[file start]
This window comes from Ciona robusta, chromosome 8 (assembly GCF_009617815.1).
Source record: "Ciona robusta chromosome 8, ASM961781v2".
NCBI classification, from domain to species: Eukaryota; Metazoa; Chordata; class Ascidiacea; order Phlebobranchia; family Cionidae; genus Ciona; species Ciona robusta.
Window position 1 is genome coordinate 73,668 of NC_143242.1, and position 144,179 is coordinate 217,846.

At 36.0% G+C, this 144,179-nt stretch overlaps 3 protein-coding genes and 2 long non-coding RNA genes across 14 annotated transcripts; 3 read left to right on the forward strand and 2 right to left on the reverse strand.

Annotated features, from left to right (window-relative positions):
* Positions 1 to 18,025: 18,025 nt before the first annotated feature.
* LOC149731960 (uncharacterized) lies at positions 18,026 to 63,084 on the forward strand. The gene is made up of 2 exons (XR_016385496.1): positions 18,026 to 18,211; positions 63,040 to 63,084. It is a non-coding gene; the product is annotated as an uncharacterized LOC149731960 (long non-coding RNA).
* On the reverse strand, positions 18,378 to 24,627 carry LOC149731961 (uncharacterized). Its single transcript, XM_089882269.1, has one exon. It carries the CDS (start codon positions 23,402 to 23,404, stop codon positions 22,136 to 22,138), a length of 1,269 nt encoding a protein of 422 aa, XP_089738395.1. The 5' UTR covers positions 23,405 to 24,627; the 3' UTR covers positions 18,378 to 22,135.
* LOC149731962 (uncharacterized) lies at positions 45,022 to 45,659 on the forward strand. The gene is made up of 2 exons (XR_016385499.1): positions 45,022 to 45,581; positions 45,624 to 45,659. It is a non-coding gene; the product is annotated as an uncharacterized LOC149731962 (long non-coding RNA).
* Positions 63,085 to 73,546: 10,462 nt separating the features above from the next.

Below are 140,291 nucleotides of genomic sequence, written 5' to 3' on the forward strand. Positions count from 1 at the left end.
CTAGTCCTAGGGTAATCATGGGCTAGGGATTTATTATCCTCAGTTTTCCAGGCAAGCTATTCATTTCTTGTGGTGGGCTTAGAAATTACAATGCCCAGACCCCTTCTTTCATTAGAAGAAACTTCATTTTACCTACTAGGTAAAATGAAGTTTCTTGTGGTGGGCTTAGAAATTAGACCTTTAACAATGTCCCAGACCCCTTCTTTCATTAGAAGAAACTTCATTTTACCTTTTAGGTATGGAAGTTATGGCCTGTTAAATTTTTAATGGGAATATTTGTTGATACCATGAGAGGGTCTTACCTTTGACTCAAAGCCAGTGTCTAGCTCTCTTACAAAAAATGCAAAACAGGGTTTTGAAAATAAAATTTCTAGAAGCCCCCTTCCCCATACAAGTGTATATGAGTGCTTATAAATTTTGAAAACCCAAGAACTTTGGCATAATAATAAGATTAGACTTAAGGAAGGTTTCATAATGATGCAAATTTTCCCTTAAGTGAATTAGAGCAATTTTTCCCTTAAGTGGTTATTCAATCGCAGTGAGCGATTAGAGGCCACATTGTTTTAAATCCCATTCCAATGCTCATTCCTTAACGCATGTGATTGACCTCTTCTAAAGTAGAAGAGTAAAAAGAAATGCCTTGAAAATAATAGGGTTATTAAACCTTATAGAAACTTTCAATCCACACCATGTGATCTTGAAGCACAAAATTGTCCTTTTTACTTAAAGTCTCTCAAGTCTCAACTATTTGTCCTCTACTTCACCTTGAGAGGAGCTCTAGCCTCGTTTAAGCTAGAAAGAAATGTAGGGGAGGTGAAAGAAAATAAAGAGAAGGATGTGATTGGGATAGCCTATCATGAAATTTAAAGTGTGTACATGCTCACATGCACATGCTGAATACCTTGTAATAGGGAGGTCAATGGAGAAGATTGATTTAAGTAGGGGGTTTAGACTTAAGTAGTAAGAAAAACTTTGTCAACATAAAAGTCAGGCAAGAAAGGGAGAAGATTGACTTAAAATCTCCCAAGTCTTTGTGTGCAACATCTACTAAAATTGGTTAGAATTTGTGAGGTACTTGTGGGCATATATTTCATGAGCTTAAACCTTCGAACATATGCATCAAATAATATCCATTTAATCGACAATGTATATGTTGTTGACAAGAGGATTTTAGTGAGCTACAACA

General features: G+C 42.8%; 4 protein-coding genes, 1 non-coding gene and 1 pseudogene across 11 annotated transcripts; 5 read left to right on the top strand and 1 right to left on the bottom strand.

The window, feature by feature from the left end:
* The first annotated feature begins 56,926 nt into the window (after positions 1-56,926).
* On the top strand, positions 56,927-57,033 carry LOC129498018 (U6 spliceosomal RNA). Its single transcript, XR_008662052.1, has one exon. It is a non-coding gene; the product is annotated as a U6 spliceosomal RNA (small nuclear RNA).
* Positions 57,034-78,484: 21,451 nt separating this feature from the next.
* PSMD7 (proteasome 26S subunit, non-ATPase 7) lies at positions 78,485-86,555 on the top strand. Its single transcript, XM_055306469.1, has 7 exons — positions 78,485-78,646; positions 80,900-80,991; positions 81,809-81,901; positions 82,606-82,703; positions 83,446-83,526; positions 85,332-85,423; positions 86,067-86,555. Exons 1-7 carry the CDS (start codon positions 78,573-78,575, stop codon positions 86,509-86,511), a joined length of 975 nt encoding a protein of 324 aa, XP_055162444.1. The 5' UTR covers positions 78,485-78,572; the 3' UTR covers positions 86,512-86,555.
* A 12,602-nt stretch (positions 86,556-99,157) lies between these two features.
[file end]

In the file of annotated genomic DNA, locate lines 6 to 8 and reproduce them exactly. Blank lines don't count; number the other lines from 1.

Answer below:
Annotated features, from left to right (window-relative positions):
* Positions 1 to 18,025: 18,025 nt before the first annotated feature.
* LOC149731960 (uncharacterized) lies at positions 18,026 to 63,084 on the forward strand. The gene is made up of 2 exons (XR_016385496.1): positions 18,026 to 18,211; positions 63,040 to 63,084. It is a non-coding gene; the product is annotated as an uncharacterized LOC149731960 (long non-coding RNA).